Oklahoma's Republican Governor Mary Fallin vetoed a bill calling for prison terms of up the three years for doctors who performed abortions, saying the legislation would not withstand a criminal constitutional legal challenge, her office said on Friday.
The bill, which was approved a day earlier in the Republican-dominated legislature, would have made performing an abortion a felony. It also called for revoking the license of any doctor who conducted one.
The bill allowed an exemption for an abortion necessary to save the life of the mother.
“The bill is so ambiguous and so vague that doctors cannot be certain what medical circumstances would be considered ‘necessary to preserve the life of the mother,’” Fallin said, in a statement from her office, where she was described as "the most pro-life governor in the nation."
Abortion rights groups had promised a bruising legal battle if the bill were signed into law, which would have resulted in an expensive legal battle.
Cash-strapped Oklahoma is battling a $1.3 billion budget hole that has caused it to cut education funding and other state programs.
Had the bill been approved, the state would have been the first to use its codes of professional conduct to implement a measure that would effectively serve as an abortion ban, according to the Guttmacher Institute, which backs abortion rights but whose data is used by both sides of the debate.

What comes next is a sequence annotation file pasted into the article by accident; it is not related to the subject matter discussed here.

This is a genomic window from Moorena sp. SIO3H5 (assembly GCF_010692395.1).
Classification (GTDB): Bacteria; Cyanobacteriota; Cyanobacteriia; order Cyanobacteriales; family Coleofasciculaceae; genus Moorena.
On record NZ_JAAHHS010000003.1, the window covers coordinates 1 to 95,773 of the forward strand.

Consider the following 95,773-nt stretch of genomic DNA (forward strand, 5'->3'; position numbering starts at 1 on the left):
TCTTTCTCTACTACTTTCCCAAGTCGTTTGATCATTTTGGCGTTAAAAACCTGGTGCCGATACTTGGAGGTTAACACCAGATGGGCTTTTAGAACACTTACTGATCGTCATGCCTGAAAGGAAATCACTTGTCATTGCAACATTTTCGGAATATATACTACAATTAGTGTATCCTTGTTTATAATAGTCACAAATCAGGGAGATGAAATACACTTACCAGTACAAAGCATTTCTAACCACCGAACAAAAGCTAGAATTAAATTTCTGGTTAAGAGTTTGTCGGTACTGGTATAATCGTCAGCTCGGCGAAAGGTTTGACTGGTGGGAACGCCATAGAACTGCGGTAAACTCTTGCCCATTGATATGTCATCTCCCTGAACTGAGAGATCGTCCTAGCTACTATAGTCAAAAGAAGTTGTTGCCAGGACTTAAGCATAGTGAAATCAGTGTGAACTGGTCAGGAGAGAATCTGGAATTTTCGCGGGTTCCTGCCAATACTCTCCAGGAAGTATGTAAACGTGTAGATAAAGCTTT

Other states that have tried to impose outright abortion bans after the Supreme Court’s landmark 1973 Roe v. Wade decision have seen their laws struck down by courts, it said.
Supporters have said the bill could withstand a legal challenge because the state was within its rights to set licensing requirement for doctors.
Legal experts have said the U.S. Supreme Court has ruled that abortion is legal in the United States and Oklahoma must abide by the court's decision.
Since Fallin took office in 2011, Oklahoma has been one of the leaders in adding restrictions to abortions.
“Governor Fallin did the right thing today in vetoing this utterly unconstitutional and dangerous bill," said Nancy Northup, president and chief executive officer of the Center for Reproductive Rights, an abortion rights group.
(Reporting by Jon Herskovitz in Austin, Texas and Heide Brandes in Oklahoma City; Editing by Jonathan Oatis)